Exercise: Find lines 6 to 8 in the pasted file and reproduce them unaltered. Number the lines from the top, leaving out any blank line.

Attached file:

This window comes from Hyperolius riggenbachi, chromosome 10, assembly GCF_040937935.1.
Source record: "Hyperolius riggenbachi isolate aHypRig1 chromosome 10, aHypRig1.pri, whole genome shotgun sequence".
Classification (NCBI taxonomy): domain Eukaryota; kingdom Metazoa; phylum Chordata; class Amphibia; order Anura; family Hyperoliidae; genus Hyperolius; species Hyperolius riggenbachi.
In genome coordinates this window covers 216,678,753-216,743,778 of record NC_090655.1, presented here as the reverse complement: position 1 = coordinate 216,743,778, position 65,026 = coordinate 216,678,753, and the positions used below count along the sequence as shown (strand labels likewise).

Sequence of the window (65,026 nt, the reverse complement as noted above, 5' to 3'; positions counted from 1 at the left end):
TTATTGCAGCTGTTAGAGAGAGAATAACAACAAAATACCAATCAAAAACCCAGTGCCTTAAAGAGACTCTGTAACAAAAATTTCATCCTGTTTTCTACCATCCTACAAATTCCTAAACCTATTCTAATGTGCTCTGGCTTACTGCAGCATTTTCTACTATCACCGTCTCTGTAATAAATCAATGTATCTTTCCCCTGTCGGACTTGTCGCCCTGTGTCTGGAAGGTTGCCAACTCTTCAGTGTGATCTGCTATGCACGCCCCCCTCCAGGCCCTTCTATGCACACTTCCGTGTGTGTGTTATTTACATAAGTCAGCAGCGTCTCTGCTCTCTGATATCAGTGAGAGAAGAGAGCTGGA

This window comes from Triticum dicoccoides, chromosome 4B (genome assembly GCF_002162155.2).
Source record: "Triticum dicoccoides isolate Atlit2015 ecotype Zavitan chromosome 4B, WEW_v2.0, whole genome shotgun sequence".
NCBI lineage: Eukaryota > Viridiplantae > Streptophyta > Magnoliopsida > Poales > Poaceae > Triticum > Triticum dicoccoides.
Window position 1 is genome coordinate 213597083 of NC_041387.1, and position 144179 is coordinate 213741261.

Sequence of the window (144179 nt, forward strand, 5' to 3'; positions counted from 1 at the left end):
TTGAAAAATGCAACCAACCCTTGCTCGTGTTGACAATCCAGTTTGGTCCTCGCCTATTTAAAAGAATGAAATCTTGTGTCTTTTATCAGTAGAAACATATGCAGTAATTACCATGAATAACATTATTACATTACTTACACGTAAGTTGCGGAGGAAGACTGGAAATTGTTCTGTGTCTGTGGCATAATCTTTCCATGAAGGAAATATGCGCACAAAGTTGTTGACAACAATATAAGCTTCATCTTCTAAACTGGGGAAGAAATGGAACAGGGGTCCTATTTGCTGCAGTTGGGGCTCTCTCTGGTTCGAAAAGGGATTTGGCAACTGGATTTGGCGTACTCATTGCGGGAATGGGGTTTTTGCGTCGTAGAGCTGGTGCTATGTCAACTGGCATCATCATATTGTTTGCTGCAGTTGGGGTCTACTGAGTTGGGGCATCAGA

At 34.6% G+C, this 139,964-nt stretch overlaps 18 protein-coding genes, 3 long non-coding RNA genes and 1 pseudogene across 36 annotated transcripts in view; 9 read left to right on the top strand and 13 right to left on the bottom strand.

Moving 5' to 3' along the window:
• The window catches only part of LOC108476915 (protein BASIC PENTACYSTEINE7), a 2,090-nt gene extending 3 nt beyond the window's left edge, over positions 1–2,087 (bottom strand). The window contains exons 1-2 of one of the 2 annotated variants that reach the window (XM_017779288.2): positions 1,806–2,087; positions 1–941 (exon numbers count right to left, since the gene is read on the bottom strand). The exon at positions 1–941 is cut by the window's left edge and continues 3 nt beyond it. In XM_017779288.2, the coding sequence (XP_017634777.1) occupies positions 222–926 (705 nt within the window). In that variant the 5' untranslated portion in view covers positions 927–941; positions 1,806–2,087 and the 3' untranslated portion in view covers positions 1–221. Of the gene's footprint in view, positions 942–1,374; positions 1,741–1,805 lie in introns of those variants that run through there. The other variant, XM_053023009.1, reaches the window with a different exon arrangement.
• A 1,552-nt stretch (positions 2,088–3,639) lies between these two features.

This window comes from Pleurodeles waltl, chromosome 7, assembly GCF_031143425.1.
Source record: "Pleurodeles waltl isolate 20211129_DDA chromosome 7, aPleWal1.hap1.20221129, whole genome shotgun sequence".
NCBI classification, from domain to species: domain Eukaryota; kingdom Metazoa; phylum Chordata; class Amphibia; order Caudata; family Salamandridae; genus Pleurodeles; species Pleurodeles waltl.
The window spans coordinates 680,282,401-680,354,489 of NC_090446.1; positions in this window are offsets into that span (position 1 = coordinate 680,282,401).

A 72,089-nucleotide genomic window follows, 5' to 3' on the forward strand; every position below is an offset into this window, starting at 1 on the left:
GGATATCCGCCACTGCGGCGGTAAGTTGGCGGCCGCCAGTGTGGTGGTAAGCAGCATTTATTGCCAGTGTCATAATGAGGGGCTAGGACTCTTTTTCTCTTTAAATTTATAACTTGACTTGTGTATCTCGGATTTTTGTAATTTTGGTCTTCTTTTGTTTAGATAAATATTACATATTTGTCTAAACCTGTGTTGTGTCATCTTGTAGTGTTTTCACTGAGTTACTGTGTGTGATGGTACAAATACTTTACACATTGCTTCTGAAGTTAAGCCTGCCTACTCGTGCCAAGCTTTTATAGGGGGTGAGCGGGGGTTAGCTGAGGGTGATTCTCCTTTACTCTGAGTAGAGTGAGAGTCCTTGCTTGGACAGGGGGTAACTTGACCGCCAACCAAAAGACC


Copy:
TTATTGCAGCTGTTAGAGAGAGAATAACAACAAAATACCAATCAAAAACCCAGTGCCTTAAAGAGACTCTGTAACAAAAATTTCATCCTGTTTTCTACCATCCTACAAATTCCTAAACCTATTCTAATGTGCTCTGGCTTACTGCAGCATTTTCTACTATCACCGTCTCTGTAATAAATCAATGTATCTTTCCCCTGTCGGACTTGTCGCCCTGTGTCTGGAAGGTTGCCAACTCTTCAGTGTGATCTGCTATGCACGCCCCCCTCCAGGCCCTTCTATGCACACTTCCGTGTGTGTGTTATTTACATAAGTCAGCAGCGTCTCTGCTCTCTGATATCAGTGAGAGAAGAGAGCTGGA

This window comes from Triticum dicoccoides, chromosome 4B (genome assembly GCF_002162155.2).
Source record: "Triticum dicoccoides isolate Atlit2015 ecotype Zavitan chromosome 4B, WEW_v2.0, whole genome shotgun sequence".